Why I have ‘a thing’ about power points

Maybe you are a parent, a teacher or a pupil who is experiencing powerpoint fatigue, particularly after this past year. If so, read on. I’ll be brief!

My most recent colleagues know me for my unfettered dislike of power points. It partly comes from the fact that we are a PYP school, and the whole thought of teacher led power points  just doesn’t fit easily with the philosophy of what we are trying to achieve. It isn’t the actual presentation per se; it is the fact that it is a presentation.

We know that good practice is based in good research.  I confess that whilst I generally tried to ensure my practice is researched based, I am, if I am honest, a bit of a gut feeling kind of teacher. I do reckon my emotional intelligence isn’t too shabby, if my class glaze over, I feel it. If they aren’t engaged, it is easy enough to tell. Are they engaged with a power point? Not often. Perhaps, on reflection, it isn’t the fault of the power point, perhaps it is my enthusiasm for it that falls short. Either way, those power points don’t excite me.

I had to dig a bit deeper to think about why. I guess the essence of it is that (and again it could well have been my delivery at fault) but it came down to the fact that just because I was teaching didn’t mean they were learning. They were relatively passive whilst I had my captive audience and, where was the fun and the curiosity and the accountability? Once I switched things up a bit and started using a question, or a picture or some provocation to get the lesson going, those dynamics just changed. Straight away they knew they would have to come up with something, get the conversation going rather than sitting looking at the board/screen whilst thinking about whatever occupies the minds of 8 year olds. I am  reminded of my all-time favourite you tube clip ‘Shining Eyes’  (Music’s Power to Connect Boston Philharmonic Youth Orchestra – Benjamin Zander, June 27 2020). The title says it all – when their eyes are shining, you know you have them – give them a power point and see how those eyes shine; you get the drift.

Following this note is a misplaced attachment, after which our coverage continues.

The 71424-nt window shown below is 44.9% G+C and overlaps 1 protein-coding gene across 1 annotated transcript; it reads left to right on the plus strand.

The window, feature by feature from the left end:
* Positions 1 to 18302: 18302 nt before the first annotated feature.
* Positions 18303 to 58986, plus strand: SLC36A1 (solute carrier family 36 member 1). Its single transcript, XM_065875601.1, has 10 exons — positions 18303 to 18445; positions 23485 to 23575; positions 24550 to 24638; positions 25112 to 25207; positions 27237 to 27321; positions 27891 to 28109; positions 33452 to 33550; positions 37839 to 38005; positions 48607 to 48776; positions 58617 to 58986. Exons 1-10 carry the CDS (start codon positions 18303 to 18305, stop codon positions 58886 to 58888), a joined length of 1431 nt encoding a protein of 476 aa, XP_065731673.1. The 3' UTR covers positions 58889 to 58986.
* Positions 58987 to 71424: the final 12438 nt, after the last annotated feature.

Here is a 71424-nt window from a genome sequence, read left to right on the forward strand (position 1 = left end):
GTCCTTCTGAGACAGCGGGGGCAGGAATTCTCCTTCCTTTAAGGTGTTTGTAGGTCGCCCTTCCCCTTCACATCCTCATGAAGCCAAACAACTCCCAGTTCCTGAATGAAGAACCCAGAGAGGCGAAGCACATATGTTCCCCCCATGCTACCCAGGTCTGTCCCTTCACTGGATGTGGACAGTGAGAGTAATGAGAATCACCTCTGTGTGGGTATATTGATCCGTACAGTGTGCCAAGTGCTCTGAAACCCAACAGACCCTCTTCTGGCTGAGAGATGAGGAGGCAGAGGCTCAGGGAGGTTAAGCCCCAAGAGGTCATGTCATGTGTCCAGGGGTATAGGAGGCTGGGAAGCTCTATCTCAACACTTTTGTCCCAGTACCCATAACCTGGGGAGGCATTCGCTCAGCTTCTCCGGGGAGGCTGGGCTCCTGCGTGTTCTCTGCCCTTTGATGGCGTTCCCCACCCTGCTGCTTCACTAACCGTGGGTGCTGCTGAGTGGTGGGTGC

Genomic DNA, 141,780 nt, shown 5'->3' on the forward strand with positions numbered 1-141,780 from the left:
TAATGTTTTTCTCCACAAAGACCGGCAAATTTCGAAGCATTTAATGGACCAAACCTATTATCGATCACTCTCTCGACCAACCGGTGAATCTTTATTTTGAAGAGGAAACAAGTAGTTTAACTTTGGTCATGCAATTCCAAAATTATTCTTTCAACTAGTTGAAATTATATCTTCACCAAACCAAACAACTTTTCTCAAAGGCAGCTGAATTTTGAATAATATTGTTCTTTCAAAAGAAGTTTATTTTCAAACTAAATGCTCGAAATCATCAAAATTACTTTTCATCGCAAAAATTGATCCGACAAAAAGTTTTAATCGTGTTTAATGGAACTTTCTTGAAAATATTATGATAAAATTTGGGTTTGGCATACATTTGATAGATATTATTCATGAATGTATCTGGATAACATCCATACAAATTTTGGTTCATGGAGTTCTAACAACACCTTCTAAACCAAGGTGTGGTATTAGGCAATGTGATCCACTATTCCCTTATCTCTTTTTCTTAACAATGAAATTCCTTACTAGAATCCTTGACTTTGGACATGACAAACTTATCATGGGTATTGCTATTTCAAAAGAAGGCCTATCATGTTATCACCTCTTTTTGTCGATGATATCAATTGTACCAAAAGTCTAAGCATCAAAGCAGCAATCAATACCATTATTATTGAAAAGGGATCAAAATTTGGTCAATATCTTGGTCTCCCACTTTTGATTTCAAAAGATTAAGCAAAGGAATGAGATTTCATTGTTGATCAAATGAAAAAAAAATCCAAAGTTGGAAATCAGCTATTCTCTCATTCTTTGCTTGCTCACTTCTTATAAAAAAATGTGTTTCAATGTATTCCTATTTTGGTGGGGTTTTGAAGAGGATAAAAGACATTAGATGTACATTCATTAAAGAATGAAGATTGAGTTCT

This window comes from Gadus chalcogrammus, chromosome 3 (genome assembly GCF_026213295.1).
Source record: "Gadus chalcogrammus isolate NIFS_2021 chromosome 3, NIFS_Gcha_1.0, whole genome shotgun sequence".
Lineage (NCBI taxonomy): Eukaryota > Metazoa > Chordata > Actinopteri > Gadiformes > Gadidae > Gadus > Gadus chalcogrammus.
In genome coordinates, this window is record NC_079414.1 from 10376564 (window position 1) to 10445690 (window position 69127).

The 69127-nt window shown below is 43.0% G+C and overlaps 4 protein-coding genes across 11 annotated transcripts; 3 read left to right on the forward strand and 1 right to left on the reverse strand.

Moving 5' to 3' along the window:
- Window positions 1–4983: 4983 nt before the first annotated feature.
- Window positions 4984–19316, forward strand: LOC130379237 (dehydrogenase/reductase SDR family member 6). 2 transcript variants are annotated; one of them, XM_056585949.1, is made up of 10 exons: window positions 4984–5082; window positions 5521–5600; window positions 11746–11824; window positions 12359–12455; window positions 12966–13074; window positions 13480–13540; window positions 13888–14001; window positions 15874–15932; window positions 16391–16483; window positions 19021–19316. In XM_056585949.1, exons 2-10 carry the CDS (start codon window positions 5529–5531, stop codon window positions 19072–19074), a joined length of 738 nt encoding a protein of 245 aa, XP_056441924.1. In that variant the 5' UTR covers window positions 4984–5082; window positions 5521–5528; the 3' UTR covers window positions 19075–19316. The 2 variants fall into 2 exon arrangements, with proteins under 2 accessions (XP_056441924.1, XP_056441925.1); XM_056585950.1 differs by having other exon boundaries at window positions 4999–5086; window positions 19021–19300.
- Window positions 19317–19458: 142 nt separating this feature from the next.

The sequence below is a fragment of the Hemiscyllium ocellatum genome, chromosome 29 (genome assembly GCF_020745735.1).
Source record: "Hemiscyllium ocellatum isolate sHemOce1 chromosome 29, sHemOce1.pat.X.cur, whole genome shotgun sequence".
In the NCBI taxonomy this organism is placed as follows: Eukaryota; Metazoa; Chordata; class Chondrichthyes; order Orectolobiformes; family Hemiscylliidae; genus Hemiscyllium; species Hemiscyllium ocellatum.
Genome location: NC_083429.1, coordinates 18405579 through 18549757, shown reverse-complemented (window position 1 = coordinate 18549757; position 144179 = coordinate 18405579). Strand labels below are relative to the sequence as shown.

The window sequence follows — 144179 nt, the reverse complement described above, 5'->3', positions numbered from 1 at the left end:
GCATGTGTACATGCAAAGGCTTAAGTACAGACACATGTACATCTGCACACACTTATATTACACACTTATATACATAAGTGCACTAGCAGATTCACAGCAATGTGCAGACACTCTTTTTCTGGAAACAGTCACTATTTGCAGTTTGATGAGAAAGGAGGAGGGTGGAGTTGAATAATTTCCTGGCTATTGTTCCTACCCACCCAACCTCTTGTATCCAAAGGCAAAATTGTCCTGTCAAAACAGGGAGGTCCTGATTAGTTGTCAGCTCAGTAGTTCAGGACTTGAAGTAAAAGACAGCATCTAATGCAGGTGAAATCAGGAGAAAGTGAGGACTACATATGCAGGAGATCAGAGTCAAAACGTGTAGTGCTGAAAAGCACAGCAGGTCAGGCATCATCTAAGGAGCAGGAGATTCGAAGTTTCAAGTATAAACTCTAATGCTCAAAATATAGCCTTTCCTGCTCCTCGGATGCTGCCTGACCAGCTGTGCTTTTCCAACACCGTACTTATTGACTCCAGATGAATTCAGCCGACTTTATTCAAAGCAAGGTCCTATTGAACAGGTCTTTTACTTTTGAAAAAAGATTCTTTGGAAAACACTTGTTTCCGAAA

The other thing about power points that bothers me is that they sometimes just tell the children what they need to know. How about giving the children great examples of whatever it is you are learning about and get them to deconstruct and unpick them, building their understanding as you go. I have tried to build my mini video lessons around this idea, as if I am in class. Example – Here are some great sentences which include adjectives, what job does the adjective do? How does it improve the sentence? What would the sentence be like without it? Why do we need adjectives? Let’s make our own sentences with some adjectives. Let’s share our best adjectives on a class wall. Then, radically, perhaps let them make the power points to share their learning.

Oh, and then, guess what, you don’t need a worksheet either.

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